When the Plow Comes Through

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It’s Burns Day, and for the first time in many years I read the famous “To a Mouse” poem, or more fully “To A Mouse, On Turning Her Up In Her Nest With The Plough”. It’s totally a different poem that I remember it being.

I remember the beginning, of course, with the tiny timorous beast running away. And then the plowman feels bad that the mouse is scared of him, when he bears the mouse no ill-will, bearing no grudge for her tiny thefts. But then, the turn that I didn’t really remember, when the plowman-poet thinks about the mouse building her nest:

Thou saw the fields laid bare an' waste,
An' weary winter comin fast,
An' cozie here, beneath the blast,
Thou thought to dwell-
Till crash! the cruel coulter past
Out thro' thy cell.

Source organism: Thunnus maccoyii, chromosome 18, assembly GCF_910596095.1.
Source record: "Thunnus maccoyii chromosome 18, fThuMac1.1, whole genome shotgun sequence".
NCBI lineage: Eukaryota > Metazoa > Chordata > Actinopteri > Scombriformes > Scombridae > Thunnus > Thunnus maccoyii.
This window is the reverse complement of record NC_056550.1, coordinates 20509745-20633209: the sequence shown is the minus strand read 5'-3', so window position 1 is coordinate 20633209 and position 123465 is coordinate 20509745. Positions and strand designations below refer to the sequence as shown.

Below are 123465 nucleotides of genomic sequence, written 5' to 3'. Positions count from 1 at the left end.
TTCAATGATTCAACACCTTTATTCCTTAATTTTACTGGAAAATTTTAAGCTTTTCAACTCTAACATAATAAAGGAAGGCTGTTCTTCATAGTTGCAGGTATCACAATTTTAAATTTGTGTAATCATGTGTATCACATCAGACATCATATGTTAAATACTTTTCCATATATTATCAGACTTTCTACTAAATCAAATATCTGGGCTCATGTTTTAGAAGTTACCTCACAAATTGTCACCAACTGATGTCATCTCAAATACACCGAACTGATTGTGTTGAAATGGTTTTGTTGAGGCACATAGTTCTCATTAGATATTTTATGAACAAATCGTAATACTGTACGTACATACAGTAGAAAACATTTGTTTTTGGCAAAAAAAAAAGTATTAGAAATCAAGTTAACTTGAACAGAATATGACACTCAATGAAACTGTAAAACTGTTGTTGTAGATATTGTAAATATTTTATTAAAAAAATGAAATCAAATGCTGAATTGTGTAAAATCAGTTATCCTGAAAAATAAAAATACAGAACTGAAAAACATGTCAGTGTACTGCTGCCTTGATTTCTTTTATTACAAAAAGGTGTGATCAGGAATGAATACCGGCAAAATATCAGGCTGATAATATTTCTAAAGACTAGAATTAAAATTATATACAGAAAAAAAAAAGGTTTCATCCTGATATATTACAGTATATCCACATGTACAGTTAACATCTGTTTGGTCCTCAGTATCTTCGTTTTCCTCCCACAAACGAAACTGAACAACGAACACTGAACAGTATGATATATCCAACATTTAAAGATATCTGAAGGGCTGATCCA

That wee bit heap o' leaves an' stibble,
Has cost thee mony a weary nibble!
Now thou's turn'd out, for a' thy trouble,
But house or hald,
To thole the winter's sleety dribble,
An' cranreuch cauld!

All that effort for nothing. The mouse—not the somewhat comical mouse of the beginning but a perceptive and persistent mouse who has carefully planned and laboriously executed a quite well-laid plan—is suddenly a really good character. Tho’ of course, the plan goes a’gley, when the plow comes through. But it’s not a bad plan! It’s not like there was really a better plan, and she completely screwed up. There wasn’t an available mostly-buried cinder block for the uplifted rats to move with a pulley system. Given the situation, the mouse did excellent work. And was still facing a brutal, homeless, probably deadly winter.

And the thing is, for me, that I have been spending a lot of time feeling like that mouse. My various institutions—my household, my town, my employer, my synagogue, my nation-state—cobble together the best plan they can, and just hope that we’ll figure something else out when the plow comes through.

Tolerabimus quod tolerare debemus,

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